Bank of America CEO, ex-CEO must face mortgage disclosures lawsuit

Wed Apr 17, 2013 6:53pm EDT

Bank of America Chief Executive Brian Moynihan poses during an interview in Hong Kong March 8, 2013. REUTERS/Bobby Yip

Bank of America Chief Executive Brian Moynihan poses during an interview in Hong Kong March 8, 2013.

Credit: Reuters/Bobby Yip

(Reuters) - A federal judge has revived a securities fraud lawsuit accusing Bank of America Corp (BAC.N) Chief Executive Brian Moynihan, his predecessor Kenneth Lewis, and others of misleading shareholders about the risk the bank might have to buy back large amounts of soured mortgages.

U.S. District Judge William Pauley in Manhattan in July had dismissed various claims against the executives by shareholders led by the Pennsylvania Public School Employees' Retirement System, while letting their case against the second-largest U.S. bank proceed.

But Pauley said the new allegations in an amended lawsuit "plausibly establish fraudulent conduct and a culpable state of mind as to all executive defendants" for allegedly concealing the buyback potential when certifying the bank's financials.

He also said Moynihan could be liable for statements that were inconsistent with a May 13, 2010, letter sent on his behalf to the Financial Crisis Inquiry Commission regarding the bank's securitization practices.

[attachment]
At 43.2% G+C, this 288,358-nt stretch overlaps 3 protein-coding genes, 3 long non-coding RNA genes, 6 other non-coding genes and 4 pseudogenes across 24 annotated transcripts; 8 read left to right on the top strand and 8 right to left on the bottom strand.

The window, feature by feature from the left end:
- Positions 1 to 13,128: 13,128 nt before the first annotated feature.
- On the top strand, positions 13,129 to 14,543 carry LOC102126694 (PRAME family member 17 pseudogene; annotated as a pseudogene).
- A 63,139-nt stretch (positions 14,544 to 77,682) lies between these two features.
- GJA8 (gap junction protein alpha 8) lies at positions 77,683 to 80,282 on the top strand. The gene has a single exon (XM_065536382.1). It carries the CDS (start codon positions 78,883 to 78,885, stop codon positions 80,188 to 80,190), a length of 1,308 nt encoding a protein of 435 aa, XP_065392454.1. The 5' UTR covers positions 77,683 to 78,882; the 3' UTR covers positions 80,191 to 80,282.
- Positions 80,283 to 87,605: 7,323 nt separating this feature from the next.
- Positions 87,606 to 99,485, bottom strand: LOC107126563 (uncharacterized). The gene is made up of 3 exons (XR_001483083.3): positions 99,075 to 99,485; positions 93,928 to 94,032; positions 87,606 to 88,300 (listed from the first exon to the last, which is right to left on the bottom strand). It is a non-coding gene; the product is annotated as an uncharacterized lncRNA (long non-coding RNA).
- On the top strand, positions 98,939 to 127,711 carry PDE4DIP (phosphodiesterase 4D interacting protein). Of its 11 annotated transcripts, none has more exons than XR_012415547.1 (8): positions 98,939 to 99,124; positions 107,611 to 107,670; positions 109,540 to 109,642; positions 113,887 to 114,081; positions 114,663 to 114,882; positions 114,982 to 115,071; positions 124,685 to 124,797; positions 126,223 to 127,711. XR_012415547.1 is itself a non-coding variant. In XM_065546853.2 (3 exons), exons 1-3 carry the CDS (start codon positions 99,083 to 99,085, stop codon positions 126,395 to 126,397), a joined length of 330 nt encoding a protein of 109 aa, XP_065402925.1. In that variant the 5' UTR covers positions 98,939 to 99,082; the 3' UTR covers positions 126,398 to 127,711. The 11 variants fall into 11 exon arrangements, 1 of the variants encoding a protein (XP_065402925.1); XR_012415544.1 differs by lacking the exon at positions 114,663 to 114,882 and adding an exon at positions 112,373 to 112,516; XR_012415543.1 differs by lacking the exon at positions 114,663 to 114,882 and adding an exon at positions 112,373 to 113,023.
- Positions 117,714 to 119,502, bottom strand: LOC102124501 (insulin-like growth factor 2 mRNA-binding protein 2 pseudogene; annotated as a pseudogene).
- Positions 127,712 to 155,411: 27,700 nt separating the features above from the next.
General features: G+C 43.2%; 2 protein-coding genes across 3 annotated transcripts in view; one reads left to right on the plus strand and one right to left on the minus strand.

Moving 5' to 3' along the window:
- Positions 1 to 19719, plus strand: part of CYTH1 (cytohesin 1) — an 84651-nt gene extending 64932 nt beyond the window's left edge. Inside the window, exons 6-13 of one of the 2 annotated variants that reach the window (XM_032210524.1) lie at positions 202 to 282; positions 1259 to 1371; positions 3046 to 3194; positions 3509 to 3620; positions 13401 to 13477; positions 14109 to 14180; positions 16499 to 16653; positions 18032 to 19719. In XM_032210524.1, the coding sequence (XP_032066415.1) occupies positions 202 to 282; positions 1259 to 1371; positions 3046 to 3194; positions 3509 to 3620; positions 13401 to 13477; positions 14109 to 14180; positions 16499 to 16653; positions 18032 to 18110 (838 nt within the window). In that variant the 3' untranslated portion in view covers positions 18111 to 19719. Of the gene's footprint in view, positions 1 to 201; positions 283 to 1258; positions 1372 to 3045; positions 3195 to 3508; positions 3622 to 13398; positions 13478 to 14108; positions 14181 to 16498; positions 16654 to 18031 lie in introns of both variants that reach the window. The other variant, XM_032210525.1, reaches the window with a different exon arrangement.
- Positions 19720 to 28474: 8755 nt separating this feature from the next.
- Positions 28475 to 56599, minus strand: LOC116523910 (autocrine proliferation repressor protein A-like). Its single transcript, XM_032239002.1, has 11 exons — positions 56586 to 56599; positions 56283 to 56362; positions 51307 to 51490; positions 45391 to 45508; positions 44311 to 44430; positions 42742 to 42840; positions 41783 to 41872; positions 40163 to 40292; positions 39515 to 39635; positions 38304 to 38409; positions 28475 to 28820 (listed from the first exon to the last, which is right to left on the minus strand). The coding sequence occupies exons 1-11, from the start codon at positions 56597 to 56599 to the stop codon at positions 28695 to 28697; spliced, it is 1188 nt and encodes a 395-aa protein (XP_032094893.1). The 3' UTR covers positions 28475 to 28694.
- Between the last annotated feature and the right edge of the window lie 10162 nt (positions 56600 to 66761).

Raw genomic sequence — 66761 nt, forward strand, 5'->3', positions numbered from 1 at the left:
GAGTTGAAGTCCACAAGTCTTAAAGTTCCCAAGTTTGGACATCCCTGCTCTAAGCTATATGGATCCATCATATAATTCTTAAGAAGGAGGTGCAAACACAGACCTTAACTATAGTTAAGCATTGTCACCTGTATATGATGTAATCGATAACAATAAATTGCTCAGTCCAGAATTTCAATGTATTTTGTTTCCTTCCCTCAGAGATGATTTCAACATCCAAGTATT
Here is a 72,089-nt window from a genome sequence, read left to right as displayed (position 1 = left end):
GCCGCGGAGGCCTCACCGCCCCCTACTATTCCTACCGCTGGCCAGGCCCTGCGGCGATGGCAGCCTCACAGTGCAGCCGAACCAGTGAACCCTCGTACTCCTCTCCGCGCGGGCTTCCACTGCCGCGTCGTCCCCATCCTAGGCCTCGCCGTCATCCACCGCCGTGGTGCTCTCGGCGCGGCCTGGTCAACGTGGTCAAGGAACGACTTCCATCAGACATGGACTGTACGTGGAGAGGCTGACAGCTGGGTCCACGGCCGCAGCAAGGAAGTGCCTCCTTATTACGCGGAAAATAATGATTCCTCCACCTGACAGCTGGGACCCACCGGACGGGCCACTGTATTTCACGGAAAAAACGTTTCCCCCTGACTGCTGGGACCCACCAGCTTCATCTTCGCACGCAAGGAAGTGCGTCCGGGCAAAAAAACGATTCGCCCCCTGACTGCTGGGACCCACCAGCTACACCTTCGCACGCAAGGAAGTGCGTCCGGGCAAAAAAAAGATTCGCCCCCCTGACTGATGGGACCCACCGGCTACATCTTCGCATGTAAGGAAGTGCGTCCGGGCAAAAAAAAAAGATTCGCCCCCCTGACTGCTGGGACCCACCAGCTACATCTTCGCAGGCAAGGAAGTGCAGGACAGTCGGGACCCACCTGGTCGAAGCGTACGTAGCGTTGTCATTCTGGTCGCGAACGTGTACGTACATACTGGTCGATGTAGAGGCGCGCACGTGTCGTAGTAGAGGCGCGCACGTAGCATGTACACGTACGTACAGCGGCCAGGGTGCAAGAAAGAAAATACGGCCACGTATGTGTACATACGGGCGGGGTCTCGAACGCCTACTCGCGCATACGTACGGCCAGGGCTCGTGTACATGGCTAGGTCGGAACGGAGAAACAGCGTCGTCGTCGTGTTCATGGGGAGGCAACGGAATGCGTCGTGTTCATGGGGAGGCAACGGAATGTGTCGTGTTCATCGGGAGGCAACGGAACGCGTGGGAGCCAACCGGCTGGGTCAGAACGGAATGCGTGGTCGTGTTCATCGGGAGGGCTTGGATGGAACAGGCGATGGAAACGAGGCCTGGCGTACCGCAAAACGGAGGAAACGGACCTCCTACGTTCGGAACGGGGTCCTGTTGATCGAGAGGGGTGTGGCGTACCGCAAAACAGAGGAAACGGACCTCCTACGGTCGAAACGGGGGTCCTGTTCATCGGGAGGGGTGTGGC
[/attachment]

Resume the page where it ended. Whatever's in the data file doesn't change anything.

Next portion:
The other individual defendants include former chief financial officers Joe Price and Charles Noski, and Chief Accounting Officer Neil Cotty.

Jay Kasner, a lawyer for the individual defendants, was not immediately available for comment. Bank of America spokesman Lawrence Grayson declined to comment. Mark Rosen, a lawyer for the plaintiffs, was not immediately available for comment.

The shareholders alleged they had been misled into buying shares of Charlotte, North Carolina-based Bank of America in 2009 and 2010.

They claimed that Bank of America knew at the time it faced capital shortfalls and large mortgage buybacks, and that recordkeeping in Merscorp Inc's private Mortgage Electronic Registration Systems registry was so poor that it would not be able to legally foreclose on thousands of delinquent mortgages.

Mortgage finance giants Fannie Mae (FNMA.OB) and Freddie Mac (FMCC.OB) and several large banks had established MERS in 1995 to circumvent the often unwieldy process of transferring ownership of mortgages and recording changes with county clerks.

Earlier on Wednesday, Bank of America Corp announced a $500 million settlement with investors who claimed they were misled by its Countrywide unit into buying risky mortgage debt. That settlement was the largest to resolve federal class-action litigation over mortgage-backed securities.

The case is Pennsylvania Public School Employees' Retirement System et al v. Bank of America Corp et al, U.S. District Court, Southern District of New York, No. 11-00733.

(Reporting by Jonathan Stempel in New York; Editing by Leslie Adler)